The latest report on teen drug use has just been released. It provides clear evidence that more kids need to be reached with effective drug education. The University of Michigan carries out yearly an updated "Monitoring the Future" survey of 50,.000 middle and high school youth nationwide and then prints a report on drug use by America's young people. The behavior and attitudes represented in this survey provide advance notice of adult drug use and addiction a few years down the road. Changes in trends over the years also let us know if we are doing better or worse in getting the message of drugs' dangers to our children.
In the latest report, released in December 2009, overall drug use statistics have risen slightly, largely because of a rise in marijuana use. Perhaps more dangerous, due to their rapid addictiveness is the stably high rate of prescription drug abuse among students in their senior year of high school.
The rate of "Narcotic Use, other than Heroin" has more than doubled since 1992. Out of every hundred students, thirteen of them have abused a drug such as OxyContin, Vicodin, Lortab or methadone. These drugs are renowned for their ability to send people into drug rehabilitation facilities for treatment. Concerning Vicodin, 8th, 9th and 10th graders stated that their use rates were three percent, eight percent and ten percent respectively. OxyContin use did not increase in the last year, but remains at five percent of 12th graders.
Other prescription drugs being abused far too often are amphetamines, sedatives and tranquilizers. Trends within each category of drug also shifted, with Adderall, the Attention Deficit Hyperactivity Drug, starting to replace Ritalin as a drug of abuse.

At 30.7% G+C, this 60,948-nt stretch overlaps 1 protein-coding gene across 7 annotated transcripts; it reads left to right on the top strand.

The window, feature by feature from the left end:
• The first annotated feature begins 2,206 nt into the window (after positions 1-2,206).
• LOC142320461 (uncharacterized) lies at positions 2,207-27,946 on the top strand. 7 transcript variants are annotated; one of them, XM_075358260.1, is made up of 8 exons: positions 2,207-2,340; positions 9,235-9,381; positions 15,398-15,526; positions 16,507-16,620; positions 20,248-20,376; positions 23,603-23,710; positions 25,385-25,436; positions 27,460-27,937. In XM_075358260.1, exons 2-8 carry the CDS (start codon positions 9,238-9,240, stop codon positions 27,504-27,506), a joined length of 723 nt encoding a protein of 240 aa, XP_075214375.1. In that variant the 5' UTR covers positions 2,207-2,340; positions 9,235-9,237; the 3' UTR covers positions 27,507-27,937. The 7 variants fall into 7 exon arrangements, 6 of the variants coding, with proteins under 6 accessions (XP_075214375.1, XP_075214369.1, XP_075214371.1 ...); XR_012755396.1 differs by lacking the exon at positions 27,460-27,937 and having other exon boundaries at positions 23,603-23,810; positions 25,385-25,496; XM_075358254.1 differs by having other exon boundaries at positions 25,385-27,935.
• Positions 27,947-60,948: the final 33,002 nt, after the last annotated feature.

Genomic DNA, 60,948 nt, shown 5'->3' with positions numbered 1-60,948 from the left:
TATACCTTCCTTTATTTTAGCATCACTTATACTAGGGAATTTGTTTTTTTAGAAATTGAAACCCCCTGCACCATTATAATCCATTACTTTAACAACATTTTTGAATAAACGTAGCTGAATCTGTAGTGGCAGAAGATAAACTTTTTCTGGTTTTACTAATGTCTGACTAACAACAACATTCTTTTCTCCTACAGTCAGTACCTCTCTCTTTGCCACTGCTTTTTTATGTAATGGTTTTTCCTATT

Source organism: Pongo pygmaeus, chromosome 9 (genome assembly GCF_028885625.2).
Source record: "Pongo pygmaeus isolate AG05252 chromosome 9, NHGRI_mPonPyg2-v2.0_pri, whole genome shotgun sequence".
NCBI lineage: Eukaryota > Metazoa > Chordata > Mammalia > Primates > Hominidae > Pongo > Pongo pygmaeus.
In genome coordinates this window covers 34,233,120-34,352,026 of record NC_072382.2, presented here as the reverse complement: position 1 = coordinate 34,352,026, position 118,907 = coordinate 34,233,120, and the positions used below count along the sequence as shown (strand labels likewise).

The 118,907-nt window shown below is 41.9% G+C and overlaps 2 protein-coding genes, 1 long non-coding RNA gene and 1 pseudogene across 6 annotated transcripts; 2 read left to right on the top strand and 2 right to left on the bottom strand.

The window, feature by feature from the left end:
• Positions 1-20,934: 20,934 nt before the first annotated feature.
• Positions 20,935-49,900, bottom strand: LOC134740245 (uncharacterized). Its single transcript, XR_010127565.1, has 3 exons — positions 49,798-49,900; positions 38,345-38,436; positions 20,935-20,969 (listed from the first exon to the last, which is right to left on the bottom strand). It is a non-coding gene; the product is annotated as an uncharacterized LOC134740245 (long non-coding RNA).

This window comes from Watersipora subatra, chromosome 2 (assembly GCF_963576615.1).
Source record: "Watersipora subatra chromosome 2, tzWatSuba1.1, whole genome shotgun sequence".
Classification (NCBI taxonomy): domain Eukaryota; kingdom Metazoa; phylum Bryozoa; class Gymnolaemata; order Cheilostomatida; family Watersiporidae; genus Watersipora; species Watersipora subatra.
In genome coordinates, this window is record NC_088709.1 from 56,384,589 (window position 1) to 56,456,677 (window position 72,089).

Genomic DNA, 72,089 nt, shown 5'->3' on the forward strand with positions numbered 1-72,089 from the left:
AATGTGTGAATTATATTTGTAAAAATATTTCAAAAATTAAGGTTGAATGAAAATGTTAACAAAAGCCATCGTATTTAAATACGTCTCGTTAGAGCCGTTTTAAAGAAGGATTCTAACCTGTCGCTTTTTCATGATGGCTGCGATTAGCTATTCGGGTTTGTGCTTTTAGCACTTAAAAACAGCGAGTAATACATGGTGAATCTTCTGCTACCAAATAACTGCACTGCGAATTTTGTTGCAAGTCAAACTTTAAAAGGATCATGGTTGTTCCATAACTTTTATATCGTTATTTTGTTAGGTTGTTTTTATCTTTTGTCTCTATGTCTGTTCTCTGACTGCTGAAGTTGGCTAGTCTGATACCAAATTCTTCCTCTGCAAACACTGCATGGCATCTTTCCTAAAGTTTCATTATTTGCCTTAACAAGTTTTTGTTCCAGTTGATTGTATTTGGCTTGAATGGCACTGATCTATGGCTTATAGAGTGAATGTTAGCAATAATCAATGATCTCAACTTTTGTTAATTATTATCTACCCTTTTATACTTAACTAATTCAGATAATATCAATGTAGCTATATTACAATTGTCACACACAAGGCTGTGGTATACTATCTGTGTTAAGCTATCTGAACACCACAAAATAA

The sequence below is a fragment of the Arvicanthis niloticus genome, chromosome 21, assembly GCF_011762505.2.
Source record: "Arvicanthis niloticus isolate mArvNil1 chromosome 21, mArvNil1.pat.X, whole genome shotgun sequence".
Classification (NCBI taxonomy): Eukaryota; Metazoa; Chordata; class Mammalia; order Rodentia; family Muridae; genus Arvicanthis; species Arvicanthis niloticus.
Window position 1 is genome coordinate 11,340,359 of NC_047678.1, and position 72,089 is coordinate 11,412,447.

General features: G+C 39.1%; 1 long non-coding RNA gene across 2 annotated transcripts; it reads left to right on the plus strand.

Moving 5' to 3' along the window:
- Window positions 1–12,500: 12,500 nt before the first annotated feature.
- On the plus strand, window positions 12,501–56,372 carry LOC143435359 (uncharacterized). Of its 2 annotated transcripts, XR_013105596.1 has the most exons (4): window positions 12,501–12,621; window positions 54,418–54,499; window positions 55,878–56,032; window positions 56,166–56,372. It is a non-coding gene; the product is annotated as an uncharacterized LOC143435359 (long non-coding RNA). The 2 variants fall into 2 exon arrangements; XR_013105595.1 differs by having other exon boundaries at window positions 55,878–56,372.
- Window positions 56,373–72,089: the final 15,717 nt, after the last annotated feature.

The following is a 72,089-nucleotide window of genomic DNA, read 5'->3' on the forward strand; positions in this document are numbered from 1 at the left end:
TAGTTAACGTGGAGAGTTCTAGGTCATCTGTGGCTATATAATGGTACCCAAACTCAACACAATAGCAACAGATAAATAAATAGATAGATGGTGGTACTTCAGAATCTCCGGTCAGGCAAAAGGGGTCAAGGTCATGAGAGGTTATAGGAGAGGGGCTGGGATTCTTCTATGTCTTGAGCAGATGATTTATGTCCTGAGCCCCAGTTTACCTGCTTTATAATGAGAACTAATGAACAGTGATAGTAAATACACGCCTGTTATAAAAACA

What is really startling is that it doesn't take a drug dealer for most of these kids to get the prescription drugs they are abusing. Better than half the children got the drug for free from a friend or relative. Another third bought it from the friend or relative. About 20 percent took it without asking, mostly from relatives. That means when they go to Aunt Jane's house and use the bathroom, they might be looking for a few pills they can lift without being obvious, or they might check the purse or the bedside table when no one is looking.
An essential component in the fight to save our children from drugs is effective drug education. The Narconon drug prevention curriculum is being used around the world to educate young people so they understand for themselves why they should say "No." Avoiding unworkable scare tactics and applying effective education that consults student understanding concering the lasting damage done by drugs, Narconon drug educators have reached more than three million school children with their message.
One way Narconon drug education effectiveness is monitored is by surveying student 'change in opinion about using drugs' and also checking for lowered drug use after receiving the curriculum. Consistently, our surveys have demonstrated our approach produces results. Drug use falls. Students tell us they have thrown away drugs or told other students to stop using them. There is also a peer-reviewed formal study of the Narconon high school drug education curriculum published online (www.substanceabusepolicy.com/content/3/1/8).
Informing the minds of our youth so they can reason more clearly on the subject of alcohol and other drugs is a vitally important way to curtail addiction down the road. Children who never start abusing drugs will never become addicts in need of drug recovery.
To schedule a drug education presentation, visit one of our Narconon centers websites.